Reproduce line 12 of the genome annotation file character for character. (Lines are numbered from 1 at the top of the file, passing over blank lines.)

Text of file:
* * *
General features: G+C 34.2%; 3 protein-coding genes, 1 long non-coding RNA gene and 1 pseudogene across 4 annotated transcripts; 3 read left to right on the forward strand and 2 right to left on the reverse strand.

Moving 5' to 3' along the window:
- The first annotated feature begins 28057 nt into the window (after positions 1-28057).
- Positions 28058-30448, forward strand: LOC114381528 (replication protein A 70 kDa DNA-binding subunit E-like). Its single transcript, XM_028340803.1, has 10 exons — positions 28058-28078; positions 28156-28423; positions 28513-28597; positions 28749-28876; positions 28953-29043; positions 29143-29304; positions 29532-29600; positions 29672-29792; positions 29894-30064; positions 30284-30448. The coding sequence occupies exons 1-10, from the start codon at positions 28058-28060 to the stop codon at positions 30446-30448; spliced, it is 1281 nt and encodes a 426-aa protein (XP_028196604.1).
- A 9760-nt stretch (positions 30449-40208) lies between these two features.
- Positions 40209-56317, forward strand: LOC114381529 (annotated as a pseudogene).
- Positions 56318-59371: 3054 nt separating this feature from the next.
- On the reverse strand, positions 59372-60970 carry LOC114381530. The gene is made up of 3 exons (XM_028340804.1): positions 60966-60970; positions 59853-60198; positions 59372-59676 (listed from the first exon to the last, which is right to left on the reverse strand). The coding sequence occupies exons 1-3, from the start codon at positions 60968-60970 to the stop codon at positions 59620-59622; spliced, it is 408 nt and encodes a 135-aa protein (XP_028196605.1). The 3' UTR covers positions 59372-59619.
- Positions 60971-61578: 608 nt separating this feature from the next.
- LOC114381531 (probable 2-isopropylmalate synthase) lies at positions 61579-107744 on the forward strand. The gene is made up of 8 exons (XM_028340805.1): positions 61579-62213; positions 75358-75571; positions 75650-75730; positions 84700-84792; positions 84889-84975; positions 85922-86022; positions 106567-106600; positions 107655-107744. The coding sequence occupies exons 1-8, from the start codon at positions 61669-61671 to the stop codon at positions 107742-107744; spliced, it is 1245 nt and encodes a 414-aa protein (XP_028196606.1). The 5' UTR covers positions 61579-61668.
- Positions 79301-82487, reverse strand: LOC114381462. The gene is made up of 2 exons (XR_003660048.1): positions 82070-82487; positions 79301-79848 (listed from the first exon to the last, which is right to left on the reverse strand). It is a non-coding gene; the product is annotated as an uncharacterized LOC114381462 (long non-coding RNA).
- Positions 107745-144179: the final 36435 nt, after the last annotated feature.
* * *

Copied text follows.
- Positions 107745-144179: the final 36435 nt, after the last annotated feature.